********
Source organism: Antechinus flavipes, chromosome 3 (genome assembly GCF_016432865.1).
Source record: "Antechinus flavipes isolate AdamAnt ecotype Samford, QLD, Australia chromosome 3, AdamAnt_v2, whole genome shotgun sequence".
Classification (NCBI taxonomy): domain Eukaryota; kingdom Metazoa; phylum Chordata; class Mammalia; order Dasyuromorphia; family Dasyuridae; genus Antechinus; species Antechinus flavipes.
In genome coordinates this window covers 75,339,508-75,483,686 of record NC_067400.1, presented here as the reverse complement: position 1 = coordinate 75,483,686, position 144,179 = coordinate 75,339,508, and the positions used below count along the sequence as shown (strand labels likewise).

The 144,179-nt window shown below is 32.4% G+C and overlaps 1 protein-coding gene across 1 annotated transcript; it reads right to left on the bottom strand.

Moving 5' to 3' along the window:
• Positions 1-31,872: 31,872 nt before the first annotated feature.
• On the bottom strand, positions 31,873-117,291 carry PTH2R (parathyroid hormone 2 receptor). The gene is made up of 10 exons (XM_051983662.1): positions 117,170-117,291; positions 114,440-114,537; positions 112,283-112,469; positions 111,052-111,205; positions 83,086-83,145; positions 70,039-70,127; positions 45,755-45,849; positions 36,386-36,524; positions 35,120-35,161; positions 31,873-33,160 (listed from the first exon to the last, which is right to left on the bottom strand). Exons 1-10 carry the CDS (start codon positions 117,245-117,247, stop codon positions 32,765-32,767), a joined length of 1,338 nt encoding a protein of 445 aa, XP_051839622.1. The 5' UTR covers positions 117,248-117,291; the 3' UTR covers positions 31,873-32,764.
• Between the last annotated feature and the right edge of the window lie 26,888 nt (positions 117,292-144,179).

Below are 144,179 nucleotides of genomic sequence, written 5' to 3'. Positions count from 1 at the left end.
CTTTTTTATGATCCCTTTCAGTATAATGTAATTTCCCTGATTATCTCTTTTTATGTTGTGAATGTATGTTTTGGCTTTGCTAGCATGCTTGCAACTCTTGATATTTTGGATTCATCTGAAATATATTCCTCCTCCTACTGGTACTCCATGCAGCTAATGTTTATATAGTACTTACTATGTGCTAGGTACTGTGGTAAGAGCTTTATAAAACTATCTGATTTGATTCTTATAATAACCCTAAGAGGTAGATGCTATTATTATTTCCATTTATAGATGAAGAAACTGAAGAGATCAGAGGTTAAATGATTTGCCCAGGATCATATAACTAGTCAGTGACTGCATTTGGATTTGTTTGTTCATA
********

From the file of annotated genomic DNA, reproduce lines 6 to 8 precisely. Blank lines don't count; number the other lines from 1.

Moving 5' to 3' along the window:
• Positions 1-31,872: 31,872 nt before the first annotated feature.
• On the bottom strand, positions 31,873-117,291 carry PTH2R (parathyroid hormone 2 receptor). The gene is made up of 10 exons (XM_051983662.1): positions 117,170-117,291; positions 114,440-114,537; positions 112,283-112,469; positions 111,052-111,205; positions 83,086-83,145; positions 70,039-70,127; positions 45,755-45,849; positions 36,386-36,524; positions 35,120-35,161; positions 31,873-33,160 (listed from the first exon to the last, which is right to left on the bottom strand). Exons 1-10 carry the CDS (start codon positions 117,245-117,247, stop codon positions 32,765-32,767), a joined length of 1,338 nt encoding a protein of 445 aa, XP_051839622.1. The 5' UTR covers positions 117,248-117,291; the 3' UTR covers positions 31,873-32,764.